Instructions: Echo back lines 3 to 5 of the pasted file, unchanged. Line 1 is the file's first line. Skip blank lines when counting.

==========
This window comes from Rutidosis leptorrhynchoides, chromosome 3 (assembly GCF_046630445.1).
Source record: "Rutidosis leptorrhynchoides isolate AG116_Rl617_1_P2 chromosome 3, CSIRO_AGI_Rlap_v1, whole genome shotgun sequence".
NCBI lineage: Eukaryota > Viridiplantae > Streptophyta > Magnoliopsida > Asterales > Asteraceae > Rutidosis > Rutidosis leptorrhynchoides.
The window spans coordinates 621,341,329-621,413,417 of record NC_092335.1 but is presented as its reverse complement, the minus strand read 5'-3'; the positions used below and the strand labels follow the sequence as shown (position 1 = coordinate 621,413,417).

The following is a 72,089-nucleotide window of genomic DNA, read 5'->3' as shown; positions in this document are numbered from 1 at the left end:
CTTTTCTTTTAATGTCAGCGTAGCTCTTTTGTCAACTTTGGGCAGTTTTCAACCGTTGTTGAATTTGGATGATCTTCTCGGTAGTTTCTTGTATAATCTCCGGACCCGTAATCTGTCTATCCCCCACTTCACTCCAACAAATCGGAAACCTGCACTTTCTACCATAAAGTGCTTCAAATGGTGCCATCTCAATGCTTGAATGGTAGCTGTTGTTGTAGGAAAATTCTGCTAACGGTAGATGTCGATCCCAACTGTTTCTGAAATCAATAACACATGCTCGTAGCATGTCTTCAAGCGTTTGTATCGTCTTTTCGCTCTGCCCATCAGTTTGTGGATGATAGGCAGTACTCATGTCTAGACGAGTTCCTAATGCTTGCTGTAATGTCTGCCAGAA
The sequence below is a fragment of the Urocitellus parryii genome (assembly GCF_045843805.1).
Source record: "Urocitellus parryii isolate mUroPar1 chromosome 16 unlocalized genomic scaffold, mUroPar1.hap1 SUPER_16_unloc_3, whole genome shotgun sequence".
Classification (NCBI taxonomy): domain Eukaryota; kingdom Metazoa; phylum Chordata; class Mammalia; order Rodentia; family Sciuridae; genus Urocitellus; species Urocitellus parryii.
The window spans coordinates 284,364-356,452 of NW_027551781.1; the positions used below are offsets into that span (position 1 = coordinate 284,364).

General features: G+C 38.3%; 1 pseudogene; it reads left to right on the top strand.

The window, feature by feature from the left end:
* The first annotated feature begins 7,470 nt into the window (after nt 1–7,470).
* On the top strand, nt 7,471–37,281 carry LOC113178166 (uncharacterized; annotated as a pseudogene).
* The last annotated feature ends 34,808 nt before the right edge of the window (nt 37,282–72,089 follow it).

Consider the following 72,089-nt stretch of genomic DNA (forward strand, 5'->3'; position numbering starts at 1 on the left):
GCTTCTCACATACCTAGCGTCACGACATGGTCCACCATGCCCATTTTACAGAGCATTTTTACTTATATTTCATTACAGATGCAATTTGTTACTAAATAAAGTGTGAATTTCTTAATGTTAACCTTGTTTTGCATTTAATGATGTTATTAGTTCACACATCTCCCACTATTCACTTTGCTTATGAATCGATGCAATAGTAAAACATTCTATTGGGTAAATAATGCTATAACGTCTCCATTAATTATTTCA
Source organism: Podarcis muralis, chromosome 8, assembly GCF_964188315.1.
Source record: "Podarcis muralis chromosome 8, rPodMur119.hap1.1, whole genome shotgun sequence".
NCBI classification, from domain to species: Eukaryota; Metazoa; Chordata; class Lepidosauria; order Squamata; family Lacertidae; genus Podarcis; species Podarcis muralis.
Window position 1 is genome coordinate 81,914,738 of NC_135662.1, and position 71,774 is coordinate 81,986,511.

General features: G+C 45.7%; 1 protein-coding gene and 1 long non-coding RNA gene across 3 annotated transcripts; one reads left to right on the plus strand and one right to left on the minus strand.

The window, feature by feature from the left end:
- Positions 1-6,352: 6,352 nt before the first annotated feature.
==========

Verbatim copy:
NCBI lineage: Eukaryota > Viridiplantae > Streptophyta > Magnoliopsida > Asterales > Asteraceae > Rutidosis > Rutidosis leptorrhynchoides.
The window spans coordinates 621,341,329-621,413,417 of record NC_092335.1 but is presented as its reverse complement, the minus strand read 5'-3'; the positions used below and the strand labels follow the sequence as shown (position 1 = coordinate 621,413,417).

The following is a 72,089-nucleotide window of genomic DNA, read 5'->3' as shown; positions in this document are numbered from 1 at the left end: